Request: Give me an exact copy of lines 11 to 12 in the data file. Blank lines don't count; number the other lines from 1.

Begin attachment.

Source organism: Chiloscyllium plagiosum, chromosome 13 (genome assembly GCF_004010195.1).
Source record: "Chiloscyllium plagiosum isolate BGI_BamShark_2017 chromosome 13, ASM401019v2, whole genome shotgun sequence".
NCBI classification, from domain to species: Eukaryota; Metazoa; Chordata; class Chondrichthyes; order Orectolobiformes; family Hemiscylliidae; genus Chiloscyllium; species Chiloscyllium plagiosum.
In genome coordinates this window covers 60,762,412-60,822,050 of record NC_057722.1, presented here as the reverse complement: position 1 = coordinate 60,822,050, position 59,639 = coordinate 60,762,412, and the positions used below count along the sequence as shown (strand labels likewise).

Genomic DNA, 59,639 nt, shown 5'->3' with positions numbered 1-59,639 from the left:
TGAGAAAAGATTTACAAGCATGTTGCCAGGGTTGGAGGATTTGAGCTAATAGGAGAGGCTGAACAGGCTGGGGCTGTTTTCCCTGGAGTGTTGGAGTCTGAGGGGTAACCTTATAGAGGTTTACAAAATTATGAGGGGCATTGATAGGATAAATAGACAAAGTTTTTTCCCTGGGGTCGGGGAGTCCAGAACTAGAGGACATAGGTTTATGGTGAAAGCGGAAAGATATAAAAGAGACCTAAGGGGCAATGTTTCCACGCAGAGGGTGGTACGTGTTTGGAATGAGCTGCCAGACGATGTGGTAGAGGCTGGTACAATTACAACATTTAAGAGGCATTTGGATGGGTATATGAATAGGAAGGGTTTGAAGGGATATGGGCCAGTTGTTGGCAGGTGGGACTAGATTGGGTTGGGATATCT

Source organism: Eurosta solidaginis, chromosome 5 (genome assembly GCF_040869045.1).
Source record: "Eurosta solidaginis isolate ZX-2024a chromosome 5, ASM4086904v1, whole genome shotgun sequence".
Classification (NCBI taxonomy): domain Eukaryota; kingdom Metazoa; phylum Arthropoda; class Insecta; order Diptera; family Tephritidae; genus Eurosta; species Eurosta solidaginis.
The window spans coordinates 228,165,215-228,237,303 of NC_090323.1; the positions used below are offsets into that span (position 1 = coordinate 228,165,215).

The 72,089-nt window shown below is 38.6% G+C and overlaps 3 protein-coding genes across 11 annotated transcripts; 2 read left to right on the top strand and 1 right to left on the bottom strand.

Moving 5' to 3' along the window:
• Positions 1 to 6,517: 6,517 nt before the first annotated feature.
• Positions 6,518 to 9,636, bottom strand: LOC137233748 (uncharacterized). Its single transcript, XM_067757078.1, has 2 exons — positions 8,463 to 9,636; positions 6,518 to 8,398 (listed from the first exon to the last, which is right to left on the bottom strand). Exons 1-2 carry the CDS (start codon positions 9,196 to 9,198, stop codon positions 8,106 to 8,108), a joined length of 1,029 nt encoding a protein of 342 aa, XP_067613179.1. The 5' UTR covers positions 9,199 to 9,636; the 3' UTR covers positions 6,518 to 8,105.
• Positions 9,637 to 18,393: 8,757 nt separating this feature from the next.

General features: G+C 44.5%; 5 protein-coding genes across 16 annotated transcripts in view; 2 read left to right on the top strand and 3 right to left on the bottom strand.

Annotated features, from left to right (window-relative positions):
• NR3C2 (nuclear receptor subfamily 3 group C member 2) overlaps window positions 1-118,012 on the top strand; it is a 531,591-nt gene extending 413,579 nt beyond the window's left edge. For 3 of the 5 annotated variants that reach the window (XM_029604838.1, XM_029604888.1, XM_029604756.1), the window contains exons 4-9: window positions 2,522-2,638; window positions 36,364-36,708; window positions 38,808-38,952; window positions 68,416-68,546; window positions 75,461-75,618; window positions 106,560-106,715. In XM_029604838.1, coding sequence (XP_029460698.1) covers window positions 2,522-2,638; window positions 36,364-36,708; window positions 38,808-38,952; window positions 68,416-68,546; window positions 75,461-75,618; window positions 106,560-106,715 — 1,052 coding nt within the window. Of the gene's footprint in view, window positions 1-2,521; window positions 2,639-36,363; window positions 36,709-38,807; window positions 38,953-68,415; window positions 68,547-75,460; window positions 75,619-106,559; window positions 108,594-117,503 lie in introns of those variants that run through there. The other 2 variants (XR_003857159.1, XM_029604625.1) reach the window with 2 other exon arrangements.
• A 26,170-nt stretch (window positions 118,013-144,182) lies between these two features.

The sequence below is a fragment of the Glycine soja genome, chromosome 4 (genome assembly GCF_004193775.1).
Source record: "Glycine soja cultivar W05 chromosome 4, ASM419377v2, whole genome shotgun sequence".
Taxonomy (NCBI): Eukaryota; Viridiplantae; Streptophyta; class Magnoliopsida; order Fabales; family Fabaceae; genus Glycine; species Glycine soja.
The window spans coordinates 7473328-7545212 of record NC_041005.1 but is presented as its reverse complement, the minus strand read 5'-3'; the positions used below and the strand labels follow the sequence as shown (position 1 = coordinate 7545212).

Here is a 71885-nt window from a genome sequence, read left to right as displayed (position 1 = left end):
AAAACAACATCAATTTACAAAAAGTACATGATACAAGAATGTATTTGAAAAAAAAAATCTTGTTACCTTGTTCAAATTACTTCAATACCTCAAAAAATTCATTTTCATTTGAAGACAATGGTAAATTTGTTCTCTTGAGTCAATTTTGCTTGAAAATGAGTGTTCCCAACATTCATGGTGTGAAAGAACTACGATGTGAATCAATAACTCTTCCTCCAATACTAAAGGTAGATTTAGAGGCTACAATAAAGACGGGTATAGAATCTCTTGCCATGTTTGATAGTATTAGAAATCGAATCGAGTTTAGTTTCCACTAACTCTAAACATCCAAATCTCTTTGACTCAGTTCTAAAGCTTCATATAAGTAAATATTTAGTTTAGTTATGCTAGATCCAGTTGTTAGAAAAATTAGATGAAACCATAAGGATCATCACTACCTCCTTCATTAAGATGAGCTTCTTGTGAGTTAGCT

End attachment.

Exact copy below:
The 72,089-nt window shown below is 38.6% G+C and overlaps 3 protein-coding genes across 11 annotated transcripts; 2 read left to right on the top strand and 1 right to left on the bottom strand.

Moving 5' to 3' along the window: